Image of two men kissingHomosexuality in Eighteenth-Century England: A Sourcebook compiled by Rictor Norton

Sir Narcissus Foplin, 1708

Sir Narcissus Foplin:
The Self-Admirer.

HE is the Spindle-shank'd Progeny of a half-witted Father, who drowsily begot him, betwixt sleeping and waking, to pleasure his Lady, much rather than himself; and dying, left the Fruits of his nuptial Drudgery to the Mother's Care, who, by her effeminate Fondness, has made him all Woman, except the masculine Peg, which is hung on by Nature, for the Distinction of Sexes. He has a plentiful Estate; but lives a single Gentleman, for no other Reason, but because he's so conceited of his own Merits, that he never could yet find a Woman that he thought was worthy of hiim: Nothwithstanding, he has so little in his Person, or his Parts, to recommend him to any Body's liking, but his own, that should an Indian Baboon be as nicely fitted with a fair Wig, and a Sute of Cloaths of the same Colour, I am certain, any Lady, that was to see them together, would swear, they were Twins of the same [p.210] Litter; yet eh ill-favour'd Ape is such a wonderful Admirer of his own Imperfections, that the Fop's Dressing-Droom is lin'd thro' with Looking-Glass, that let him turn his Eyes what way soever, he may still be in Sight of his own omely Shadow. The Lineaments of his Face, are so very remarkable, that, to oblige the Ladies, I shall modestly describe them, with the least Improvement; viz. He has the forehead of a Monkey, the Eyes of a Howlet, the Nose of a Negro, the Mouth of an Aligator, a Tuffin's chin, and the Lanthorn-Jaws of an old preaching Fanatick; and all these, inclos'd within a Thicket of Whores-Hair, curl'd into the newest Fashion by Monsieur Shammeree, Wigmaker in Ordinary to the Beaus and Block-heads round the Opera-Theatre. Besides the extraordinary symmetry of his bewitching Countenance, he is as slender in the Waste, as if his Mother, in his Agony, had given him a Pinch in the Middle, when he was born half-way, that had spoil'd his Growth for the future; or, that she had kept him swath'd, 'till he was twenty Years old, for Fear he should prove gotch-belly'd. And, to add another Advantage to his excellent Proportion, he has the Honour to stand upon such a fashionable Pair of Gentleman's legs, that [p.211] you would guess, by their Size, he was the Sheep-shank'd Bastard of some limber-hamm'd Courtier, who had wasted his Calves in the Service of the Ladies. And if all these graceful Members are not thought sufficient to engage a beautiful Diana to sacrifice her Chastity to so obliging a Lover, I shall farther recommend to her the Graces of his Mind, and the Niceties of his Breeding; and if those will not charm her into a languishing Condition, she may keep her Love to herself, 'till she can die for some Body that she thinks more deserving. As to his Wit, it is so very admirable, that there is not a nmew Pun, or a Play-house Jest, but what he has as ready at his Tongue's End, as a young Bully has his fashionable Oaths, or a pert Harlot her smutty Stories. And as for his Courage, it is chiefly shewn in pinking the Backs of Tavern-Chairs, and in breaking the Heads of his own Footmen; which they bear with Patience, because he never forgets to give them a Plaister, for Fear they should be angry with him. His Generosity is such, that it never extends to any, but his Flatterers; and those that can find out a new Grace in him, shall never fail of a Reward for their notable Discovery. As to his Learning, it consists in the Title-Pages of new [p.212] Pamphlets; for his thinks Reading to be the Drudgery of a Scholar, or the Diversion of a Pedant, but a Scandal to a Gentleman. The Wings of his Affections are so intollerably clipp'd, by a Self-Conceit of his own Gallantry, that his Love can never fly out of the Windows of his own Breast, any farther than his Looking-Glass; and so plays backwards and forwards, between himself and his Shadow, like a Shuttle-cock between two Battledors. Tho' he is very conversant with the fair Sex, and a mighty Man among the fine Ladies, he only rivals them in their own Vanity; and, as they hope to be admir'd by him, so the Fool fancies they are his Admirers; but if they were, they might ease their Passions with their own solitary Sighs; for he has so cool a Sense of Female Favours, that he has less Respect for the Charms of a Petticoat, then for the loathsome Condescensions of a fricatizing Catamite, who is Beast enough to ease his Sodomitical Desires with anti-venereal Exercise. Yet, after all, the squeaking Homunculus, wiht his Capon's Voice, who, in Contempt of the fair Sex, can be manual Operator to his own Lust, becuase he has an Estate, can loll in his gilt Chariot, and keep his brawny Slaves to bow down and worship him, must set [p.213] himself up, Forsooth, for a Man of Honour, a Gentleman of Worth, a Patriot of his Country, a Judge of Learning, an Encourager of Vertue, adnt he worthy Branch of an ancient and honourable Family: Tho', notwithstanding his Pride and Vanity, was the worthless Mortal to be stripp'd of his Acres, his Equipage, and his Finery, which are the only Armour that can secure the Coxcombe from the Contempt of the Public, and he would scarce have Merit enough to recommend him to the Employment of a reforming Understrapper. Yet, since he was born in a lucky Minute, and his propitious Stars have plac'd him high above the Heads of Thousands, who have fifty Times more Mereit, much wiser Numbers, and the more vertuous Crowd must bow their humble Noddles to the lofty Idol, who sits in Triumph, glories in his Ignorance, as well as his Vices, and gazes, with Disdain, upon those Persons, who can scarce deserve his Estate so much, as he does their Poverty. [p.214]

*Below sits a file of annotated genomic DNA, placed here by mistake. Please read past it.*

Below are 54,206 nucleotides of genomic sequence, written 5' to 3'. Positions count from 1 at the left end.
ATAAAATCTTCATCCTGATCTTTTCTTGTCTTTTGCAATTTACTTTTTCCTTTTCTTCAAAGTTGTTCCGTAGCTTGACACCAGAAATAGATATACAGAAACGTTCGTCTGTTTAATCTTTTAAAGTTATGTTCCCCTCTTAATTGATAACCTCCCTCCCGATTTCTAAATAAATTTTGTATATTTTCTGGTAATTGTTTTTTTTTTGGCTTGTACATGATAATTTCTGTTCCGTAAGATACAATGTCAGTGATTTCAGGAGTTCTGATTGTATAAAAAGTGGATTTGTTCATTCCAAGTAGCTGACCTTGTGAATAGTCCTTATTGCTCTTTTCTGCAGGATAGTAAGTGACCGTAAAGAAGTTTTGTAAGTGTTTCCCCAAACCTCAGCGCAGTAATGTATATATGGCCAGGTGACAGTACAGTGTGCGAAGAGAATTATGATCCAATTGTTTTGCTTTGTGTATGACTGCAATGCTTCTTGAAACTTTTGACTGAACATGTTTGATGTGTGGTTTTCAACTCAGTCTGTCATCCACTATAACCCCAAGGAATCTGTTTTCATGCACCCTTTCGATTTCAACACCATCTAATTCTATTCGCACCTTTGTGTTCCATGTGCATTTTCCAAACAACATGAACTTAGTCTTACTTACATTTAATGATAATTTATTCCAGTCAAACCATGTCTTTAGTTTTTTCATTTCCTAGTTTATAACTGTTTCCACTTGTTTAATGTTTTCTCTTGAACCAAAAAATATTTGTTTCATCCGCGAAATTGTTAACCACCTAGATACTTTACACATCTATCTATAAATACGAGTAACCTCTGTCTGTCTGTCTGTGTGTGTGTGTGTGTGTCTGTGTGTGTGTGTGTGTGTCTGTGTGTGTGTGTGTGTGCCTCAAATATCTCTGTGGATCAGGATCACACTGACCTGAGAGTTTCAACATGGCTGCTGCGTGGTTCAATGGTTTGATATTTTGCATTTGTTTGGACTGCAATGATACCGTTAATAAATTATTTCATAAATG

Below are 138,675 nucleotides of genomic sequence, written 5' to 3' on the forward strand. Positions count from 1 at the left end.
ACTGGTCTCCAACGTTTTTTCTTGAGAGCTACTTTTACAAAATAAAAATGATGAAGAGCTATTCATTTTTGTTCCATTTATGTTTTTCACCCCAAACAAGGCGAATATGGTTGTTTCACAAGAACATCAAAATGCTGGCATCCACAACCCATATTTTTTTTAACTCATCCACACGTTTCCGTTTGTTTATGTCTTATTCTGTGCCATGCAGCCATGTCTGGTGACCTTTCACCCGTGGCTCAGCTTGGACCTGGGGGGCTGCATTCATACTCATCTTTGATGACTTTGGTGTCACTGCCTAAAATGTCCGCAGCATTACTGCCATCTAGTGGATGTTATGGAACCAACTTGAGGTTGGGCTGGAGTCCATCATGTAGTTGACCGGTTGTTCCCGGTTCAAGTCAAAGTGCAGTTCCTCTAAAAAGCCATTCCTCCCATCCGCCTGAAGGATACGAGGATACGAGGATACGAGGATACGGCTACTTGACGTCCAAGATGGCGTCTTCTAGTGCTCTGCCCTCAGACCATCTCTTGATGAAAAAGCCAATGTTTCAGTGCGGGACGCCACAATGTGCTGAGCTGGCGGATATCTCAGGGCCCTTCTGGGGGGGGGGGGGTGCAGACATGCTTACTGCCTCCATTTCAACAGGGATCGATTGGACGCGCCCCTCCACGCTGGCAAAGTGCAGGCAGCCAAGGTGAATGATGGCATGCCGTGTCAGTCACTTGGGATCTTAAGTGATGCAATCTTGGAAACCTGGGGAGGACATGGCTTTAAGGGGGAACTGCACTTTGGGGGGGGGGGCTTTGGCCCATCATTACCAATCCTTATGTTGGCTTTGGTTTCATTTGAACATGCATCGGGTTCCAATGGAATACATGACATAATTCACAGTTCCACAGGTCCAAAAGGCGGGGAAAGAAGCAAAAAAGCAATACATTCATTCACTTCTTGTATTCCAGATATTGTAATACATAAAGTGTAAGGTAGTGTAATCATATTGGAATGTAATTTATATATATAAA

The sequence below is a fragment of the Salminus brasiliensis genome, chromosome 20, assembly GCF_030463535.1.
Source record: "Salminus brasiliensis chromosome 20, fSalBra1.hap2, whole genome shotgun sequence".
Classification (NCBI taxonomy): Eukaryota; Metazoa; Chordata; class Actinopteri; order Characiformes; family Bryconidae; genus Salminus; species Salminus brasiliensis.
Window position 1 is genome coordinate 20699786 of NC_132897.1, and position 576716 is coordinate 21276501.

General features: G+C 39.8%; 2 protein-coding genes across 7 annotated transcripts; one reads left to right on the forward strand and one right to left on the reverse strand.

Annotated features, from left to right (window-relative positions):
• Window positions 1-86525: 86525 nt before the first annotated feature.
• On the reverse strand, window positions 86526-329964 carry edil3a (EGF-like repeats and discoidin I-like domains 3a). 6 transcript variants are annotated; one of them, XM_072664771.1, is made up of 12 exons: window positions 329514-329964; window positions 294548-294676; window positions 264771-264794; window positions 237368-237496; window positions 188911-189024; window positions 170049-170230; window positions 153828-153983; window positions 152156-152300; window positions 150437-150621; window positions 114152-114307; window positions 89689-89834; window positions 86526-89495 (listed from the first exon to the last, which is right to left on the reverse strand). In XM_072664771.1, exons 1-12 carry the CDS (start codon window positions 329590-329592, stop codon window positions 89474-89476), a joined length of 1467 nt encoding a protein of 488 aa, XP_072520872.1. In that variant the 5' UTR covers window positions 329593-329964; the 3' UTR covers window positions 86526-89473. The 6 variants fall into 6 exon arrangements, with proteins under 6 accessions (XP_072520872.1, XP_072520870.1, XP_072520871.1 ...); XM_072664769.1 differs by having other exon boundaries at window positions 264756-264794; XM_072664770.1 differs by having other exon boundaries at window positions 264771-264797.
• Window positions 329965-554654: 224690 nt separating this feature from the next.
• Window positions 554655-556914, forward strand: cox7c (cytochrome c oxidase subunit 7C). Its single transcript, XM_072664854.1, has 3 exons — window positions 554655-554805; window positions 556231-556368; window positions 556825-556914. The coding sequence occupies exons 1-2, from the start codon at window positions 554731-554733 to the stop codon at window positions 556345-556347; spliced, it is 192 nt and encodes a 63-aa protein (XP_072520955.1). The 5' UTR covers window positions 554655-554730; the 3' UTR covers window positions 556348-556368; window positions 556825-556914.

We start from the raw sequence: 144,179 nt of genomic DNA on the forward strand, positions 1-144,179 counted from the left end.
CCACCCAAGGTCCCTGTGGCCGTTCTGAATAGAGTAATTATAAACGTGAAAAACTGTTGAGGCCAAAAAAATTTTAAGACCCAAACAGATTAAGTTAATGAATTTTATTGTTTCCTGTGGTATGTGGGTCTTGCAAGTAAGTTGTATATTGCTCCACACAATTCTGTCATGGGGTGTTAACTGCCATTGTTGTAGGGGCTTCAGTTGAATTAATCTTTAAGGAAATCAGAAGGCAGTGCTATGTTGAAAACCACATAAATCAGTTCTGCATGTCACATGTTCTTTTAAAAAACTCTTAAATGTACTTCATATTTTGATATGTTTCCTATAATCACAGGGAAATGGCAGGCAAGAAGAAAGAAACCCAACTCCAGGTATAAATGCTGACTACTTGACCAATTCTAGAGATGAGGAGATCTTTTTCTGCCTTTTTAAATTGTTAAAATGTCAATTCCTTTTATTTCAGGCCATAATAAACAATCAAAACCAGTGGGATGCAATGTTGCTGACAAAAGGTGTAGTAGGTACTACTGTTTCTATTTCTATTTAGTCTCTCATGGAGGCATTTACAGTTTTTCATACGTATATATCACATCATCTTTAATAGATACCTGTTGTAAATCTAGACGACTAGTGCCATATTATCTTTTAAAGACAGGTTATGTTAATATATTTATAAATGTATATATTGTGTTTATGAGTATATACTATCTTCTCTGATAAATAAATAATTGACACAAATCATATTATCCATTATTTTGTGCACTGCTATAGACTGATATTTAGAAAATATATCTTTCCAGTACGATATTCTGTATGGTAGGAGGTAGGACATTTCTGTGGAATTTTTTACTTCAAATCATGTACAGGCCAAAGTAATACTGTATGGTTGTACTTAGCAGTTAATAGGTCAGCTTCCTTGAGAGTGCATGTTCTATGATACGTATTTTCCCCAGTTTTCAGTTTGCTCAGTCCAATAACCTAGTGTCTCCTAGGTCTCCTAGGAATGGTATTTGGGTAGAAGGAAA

Familiar Descant on the foregoing Character.

How cross a Jilt, how base a Trull,
          Is purblind Madam Fortune,
Who proves so gen'rous to the Foot,
          And to the Wise uncertain?

What Fops and Monsters do we see
          Sit lolling in their Coaches,
And haughty Apes, of high Degree,
          Grow proud of their Debauches?

Whilst Men of Brains and Vertue, stand
          Depending at a Distance;
And bowing down, with Cap in Hand,
          Implore the fools Assistance.

One thinks, that Whoring is a Vice,
          Of all the rest, most noble;
And, to enjoy his Paradise,
          Becomes the Ladies Bubble.

A second, finds another Trick,
          Much worse than Fornication;
And, in his Lust, wants Grace to stick
          At Male-Administration.

A third, two powerful Vices join,
          For want of sober Thinking;
And, adding Women to his Wine,
          Delights in Love and Drinking. [p.215]

A fourth, becomes a Rake at large,
          Pursues all wicked Measures,
And values no Expence or Charge,
          To purchase sinful Pleasures.

Yet, if they be but rich and great,
          Tho' impious as the Devil,
They must be wise, in Spite of Fate,
          And good, in Spite of Evil. [p.216]

SOURCE: Ned Ward, The Modern World Disrob'd: or, Both Sexes Stript of their pretended Vertue, London, 1708.

CITATION: If you cite this Web page, please use the following citation:
Rictor Norton (Ed.), "Sir Narcissus Foplin, 1708", Homosexuality in Eighteenth-Century England: A Sourcebook, 14 May 2010 <>.

Return to Homosexuality in Eighteenth-Century England